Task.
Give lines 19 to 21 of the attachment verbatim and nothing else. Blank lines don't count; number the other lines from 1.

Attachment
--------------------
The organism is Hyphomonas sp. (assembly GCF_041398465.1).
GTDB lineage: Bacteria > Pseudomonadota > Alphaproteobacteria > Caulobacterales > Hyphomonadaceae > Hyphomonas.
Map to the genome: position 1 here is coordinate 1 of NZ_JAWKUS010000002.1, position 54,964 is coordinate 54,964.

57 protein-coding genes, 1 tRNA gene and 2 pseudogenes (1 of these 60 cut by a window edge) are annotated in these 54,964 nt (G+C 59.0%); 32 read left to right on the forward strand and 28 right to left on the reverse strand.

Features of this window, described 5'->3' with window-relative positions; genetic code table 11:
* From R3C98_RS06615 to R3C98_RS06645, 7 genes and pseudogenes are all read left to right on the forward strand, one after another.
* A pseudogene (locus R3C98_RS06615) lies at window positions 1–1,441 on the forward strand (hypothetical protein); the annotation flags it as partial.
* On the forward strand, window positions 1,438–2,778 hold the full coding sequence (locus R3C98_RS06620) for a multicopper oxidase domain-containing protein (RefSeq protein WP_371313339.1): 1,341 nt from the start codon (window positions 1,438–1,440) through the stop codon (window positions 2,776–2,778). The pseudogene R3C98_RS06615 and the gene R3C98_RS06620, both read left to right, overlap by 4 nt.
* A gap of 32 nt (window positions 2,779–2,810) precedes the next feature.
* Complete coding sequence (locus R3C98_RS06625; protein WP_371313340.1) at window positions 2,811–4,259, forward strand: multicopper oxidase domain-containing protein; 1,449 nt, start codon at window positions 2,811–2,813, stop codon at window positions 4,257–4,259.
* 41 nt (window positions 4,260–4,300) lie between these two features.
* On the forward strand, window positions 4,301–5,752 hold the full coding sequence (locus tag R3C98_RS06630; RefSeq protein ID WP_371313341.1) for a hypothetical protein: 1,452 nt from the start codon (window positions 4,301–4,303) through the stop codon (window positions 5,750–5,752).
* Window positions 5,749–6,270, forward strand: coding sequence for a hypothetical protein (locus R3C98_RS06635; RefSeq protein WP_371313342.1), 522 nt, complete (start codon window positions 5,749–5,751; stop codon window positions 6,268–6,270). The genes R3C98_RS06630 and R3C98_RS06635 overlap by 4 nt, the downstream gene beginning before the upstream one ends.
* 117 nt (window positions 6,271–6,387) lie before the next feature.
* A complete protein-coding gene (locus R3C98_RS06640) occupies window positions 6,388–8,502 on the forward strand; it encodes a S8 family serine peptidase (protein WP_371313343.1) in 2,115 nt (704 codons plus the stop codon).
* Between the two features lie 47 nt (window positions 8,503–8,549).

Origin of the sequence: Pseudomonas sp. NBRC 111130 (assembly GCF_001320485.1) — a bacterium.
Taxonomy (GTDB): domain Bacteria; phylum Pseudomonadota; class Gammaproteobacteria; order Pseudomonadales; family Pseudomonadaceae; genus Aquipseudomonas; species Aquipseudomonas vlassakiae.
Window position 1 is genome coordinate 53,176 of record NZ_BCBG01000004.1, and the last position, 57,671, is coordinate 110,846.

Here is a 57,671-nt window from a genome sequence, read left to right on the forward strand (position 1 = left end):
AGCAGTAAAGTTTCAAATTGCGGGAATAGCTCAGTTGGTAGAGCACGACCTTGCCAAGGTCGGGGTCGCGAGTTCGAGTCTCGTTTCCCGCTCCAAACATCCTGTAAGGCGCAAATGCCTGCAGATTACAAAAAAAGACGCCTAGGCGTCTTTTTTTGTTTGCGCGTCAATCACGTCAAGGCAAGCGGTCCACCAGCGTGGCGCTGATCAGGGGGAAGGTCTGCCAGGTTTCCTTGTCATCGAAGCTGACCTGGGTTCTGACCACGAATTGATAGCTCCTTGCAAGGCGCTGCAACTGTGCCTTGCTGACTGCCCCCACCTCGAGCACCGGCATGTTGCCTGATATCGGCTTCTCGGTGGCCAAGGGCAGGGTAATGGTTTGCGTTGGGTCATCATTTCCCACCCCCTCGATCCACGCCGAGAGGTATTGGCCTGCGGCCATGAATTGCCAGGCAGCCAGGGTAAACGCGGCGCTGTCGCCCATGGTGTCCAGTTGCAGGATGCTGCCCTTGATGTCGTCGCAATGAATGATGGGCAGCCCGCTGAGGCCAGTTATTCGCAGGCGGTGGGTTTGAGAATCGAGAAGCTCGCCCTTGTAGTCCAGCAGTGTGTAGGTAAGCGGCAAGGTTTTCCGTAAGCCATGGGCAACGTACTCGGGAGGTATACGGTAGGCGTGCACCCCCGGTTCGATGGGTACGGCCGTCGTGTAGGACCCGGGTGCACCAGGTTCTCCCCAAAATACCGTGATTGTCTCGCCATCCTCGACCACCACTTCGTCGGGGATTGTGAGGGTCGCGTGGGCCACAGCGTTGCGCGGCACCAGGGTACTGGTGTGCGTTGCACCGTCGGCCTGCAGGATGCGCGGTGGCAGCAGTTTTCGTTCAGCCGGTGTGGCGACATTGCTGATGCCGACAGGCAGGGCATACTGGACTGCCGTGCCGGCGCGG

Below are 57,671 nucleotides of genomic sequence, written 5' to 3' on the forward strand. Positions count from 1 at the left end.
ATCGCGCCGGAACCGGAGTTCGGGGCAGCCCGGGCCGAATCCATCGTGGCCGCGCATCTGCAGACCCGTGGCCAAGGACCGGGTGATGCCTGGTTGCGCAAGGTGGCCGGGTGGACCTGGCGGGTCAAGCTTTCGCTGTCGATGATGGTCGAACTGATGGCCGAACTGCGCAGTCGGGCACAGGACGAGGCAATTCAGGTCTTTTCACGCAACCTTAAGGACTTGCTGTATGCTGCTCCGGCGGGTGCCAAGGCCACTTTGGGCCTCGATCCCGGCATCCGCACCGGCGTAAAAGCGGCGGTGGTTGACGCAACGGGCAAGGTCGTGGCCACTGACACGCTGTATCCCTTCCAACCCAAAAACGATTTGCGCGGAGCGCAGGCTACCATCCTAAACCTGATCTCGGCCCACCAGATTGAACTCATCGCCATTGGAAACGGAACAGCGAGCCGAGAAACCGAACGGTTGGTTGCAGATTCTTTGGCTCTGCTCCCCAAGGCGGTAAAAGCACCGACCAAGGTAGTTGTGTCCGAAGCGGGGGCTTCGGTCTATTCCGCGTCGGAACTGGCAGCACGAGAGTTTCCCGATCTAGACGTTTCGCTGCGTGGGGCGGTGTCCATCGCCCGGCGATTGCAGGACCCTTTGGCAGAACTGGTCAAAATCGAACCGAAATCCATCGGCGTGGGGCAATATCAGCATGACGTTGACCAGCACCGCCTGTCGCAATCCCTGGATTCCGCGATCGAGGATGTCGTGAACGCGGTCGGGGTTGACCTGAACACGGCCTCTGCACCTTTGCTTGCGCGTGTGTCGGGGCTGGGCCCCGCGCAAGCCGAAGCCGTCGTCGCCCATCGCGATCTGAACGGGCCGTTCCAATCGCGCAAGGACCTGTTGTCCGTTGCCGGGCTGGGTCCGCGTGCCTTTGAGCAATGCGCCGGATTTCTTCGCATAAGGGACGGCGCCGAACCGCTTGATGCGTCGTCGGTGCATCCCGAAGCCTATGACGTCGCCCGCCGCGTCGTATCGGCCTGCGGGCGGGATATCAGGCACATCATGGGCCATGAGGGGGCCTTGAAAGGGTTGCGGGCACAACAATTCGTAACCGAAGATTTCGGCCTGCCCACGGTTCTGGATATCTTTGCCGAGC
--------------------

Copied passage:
Window position 1 is genome coordinate 53,176 of record NZ_BCBG01000004.1, and the last position, 57,671, is coordinate 110,846.

Here is a 57,671-nt window from a genome sequence, read left to right on the forward strand (position 1 = left end):
AGCAGTAAAGTTTCAAATTGCGGGAATAGCTCAGTTGGTAGAGCACGACCTTGCCAAGGTCGGGGTCGCGAGTTCGAGTCTCGTTTCCCGCTCCAAACATCCTGTAAGGCGCAAATGCCTGCAGATTACAAAAAAAGACGCCTAGGCGTCTTTTTTTGTTTGCGCGTCAATCACGTCAAGGCAAGCGGTCCACCAGCGTGGCGCTGATCAGGGGGAAGGTCTGCCAGGTTTCCTTGTCATCGAAGCTGACCTGGGTTCTGACCACGAATTGATAGCTCCTTGCAAGGCGCTGCAACTGTGCCTTGCTGACTGCCCCCACCTCGAGCACCGGCATGTTGCCTGATATCGGCTTCTCGGTGGCCAAGGGCAGGGTAATGGTTTGCGTTGGGTCATCATTTCCCACCCCCTCGATCCACGCCGAGAGGTATTGGCCTGCGGCCATGAATTGCCAGGCAGCCAGGGTAAACGCGGCGCTGTCGCCCATGGTGTCCAGTTGCAGGATGCTGCCCTTGATGTCGTCGCAATGAATGATGGGCAGCCCGCTGAGGCCAGTTATTCGCAGGCGGTGGGTTTGAGAATCGAGAAGCTCGCCCTTGTAGTCCAGCAGTGTGTAGGTAAGCGGCAAGGTTTTCCGTAAGCCATGGGCAACGTACTCGGGAGGTATACGGTAGGCGTGCACCCCCGGTTCGATGGGTACGGCCGTCGTGTAGGACCCGGGTGCACCAGGTTCTCCCCAAAATACCGTGATTGTCTCGCCATCCTCGACCACCACTTCGTCGGGGATTGTGAGGGTCGCGTGGGCCACAGCGTTGCGCGGCACCAGGGTACTGGTGTGCGTTGCACCGTCGGCCTGCAGGATGCGCGGTGGCAGCAGTTTTCGTTCAGCCGGTGTGGCGACATTGCTGATGCCGACAGGCAGGGCATACTGGACTGCCGTGCCGGCGCGG